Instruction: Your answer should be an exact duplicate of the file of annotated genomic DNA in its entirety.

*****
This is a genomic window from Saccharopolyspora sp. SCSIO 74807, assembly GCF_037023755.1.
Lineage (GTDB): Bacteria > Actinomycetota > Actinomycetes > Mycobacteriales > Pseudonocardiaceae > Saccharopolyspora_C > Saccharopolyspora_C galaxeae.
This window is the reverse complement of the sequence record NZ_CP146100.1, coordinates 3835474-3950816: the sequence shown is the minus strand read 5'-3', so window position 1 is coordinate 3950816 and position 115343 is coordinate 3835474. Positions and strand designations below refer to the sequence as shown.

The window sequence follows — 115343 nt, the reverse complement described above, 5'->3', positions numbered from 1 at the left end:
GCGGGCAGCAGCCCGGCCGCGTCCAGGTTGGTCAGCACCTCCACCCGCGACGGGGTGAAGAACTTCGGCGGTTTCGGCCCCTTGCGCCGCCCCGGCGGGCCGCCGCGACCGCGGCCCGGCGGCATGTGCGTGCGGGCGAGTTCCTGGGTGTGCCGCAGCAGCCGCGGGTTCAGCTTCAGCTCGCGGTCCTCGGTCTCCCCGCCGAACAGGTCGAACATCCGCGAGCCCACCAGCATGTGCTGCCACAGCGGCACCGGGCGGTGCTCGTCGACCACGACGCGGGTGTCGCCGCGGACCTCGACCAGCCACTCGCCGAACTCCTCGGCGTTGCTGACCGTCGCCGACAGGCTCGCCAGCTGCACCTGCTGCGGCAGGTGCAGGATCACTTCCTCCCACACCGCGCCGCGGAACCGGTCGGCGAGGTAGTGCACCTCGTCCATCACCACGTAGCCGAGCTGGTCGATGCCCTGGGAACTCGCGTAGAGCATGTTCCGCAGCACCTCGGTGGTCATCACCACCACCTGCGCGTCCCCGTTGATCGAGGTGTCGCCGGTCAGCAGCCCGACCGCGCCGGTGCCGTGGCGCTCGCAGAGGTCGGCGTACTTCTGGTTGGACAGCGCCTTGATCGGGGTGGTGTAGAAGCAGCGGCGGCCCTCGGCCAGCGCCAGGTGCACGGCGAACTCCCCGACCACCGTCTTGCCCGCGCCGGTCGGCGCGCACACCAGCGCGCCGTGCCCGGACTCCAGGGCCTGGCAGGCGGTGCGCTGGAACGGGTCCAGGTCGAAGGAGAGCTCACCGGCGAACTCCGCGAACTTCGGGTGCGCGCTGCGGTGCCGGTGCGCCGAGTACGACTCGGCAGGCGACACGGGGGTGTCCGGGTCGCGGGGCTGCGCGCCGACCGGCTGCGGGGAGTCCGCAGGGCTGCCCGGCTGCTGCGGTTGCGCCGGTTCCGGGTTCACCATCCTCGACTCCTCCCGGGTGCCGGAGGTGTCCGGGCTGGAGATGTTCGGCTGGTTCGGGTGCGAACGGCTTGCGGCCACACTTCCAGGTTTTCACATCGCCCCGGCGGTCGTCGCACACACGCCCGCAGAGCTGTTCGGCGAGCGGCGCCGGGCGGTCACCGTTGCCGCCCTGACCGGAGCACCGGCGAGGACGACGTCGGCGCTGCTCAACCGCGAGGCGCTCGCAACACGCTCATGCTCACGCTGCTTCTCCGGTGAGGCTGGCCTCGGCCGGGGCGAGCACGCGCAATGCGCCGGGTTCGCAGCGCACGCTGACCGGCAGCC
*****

This is a genomic window from Saccharopolyspora sp. SCSIO 74807, assembly GCF_037023755.1.
Lineage (GTDB): Bacteria > Actinomycetota > Actinomycetes > Mycobacteriales > Pseudonocardiaceae > Saccharopolyspora_C > Saccharopolyspora_C galaxeae.
This window is the reverse complement of the sequence record NZ_CP146100.1, coordinates 3835474-3950816: the sequence shown is the minus strand read 5'-3', so window position 1 is coordinate 3950816 and position 115343 is coordinate 3835474. Positions and strand designations below refer to the sequence as shown.

The window sequence follows — 115343 nt, the reverse complement described above, 5'->3', positions numbered from 1 at the left end:
GCGGGCAGCAGCCCGGCCGCGTCCAGGTTGGTCAGCACCTCCACCCGCGACGGGGTGAAGAACTTCGGCGGTTTCGGCCCCTTGCGCCGCCCCGGCGGGCCGCCGCGACCGCGGCCCGGCGGCATGTGCGTGCGGGCGAGTTCCTGGGTGTGCCGCAGCAGCCGCGGGTTCAGCTTCAGCTCGCGGTCCTCGGTCTCCCCGCCGAACAGGTCGAACATCCGCGAGCCCACCAGCATGTGCTGCCACAGCGGCACCGGGCGGTGCTCGTCGACCACGACGCGGGTGTCGCCGCGGACCTCGACCAGCCACTCGCCGAACTCCTCGGCGTTGCTGACCGTCGCCGACAGGCTCGCCAGCTGCACCTGCTGCGGCAGGTGCAGGATCACTTCCTCCCACACCGCGCCGCGGAACCGGTCGGCGAGGTAGTGCACCTCGTCCATCACCACGTAGCCGAGCTGGTCGATGCCCTGGGAACTCGCGTAGAGCATGTTCCGCAGCACCTCGGTGGTCATCACCACCACCTGCGCGTCCCCGTTGATCGAGGTGTCGCCGGTCAGCAGCCCGACCGCGCCGGTGCCGTGGCGCTCGCAGAGGTCGGCGTACTTCTGGTTGGACAGCGCCTTGATCGGGGTGGTGTAGAAGCAGCGGCGGCCCTCGGCCAGCGCCAGGTGCACGGCGAACTCCCCGACCACCGTCTTGCCCGCGCCGGTCGGCGCGCACACCAGCGCGCCGTGCCCGGACTCCAGGGCCTGGCAGGCGGTGCGCTGGAACGGGTCCAGGTCGAAGGAGAGCTCACCGGCGAACTCCGCGAACTTCGGGTGCGCGCTGCGGTGCCGGTGCGCCGAGTACGACTCGGCAGGCGACACGGGGGTGTCCGGGTCGCGGGGCTGCGCGCCGACCGGCTGCGGGGAGTCCGCAGGGCTGCCCGGCTGCTGCGGTTGCGCCGGTTCCGGGTTCACCATCCTCGACTCCTCCCGGGTGCCGGAGGTGTCCGGGCTGGAGATGTTCGGCTGGTTCGGGTGCGAACGGCTTGCGGCCACACTTCCAGGTTTTCACATCGCCCCGGCGGTCGTCGCACACACGCCCGCAGAGCTGTTCGGCGAGCGGCGCCGGGCGGTCACCGTTGCCGCCCTGACCGGAGCACCGGCGAGGACGACGTCGGCGCTGCTCAACCGCGAGGCGCTCGCAACACGCTCATGCTCACGCTGCTTCTCCGGTGAGGCTGGCCTCGGCCGGGGCGAGCACGCGCAATGCGCCGGGTTCGCAGCGCACGCTGACCGGCAGCC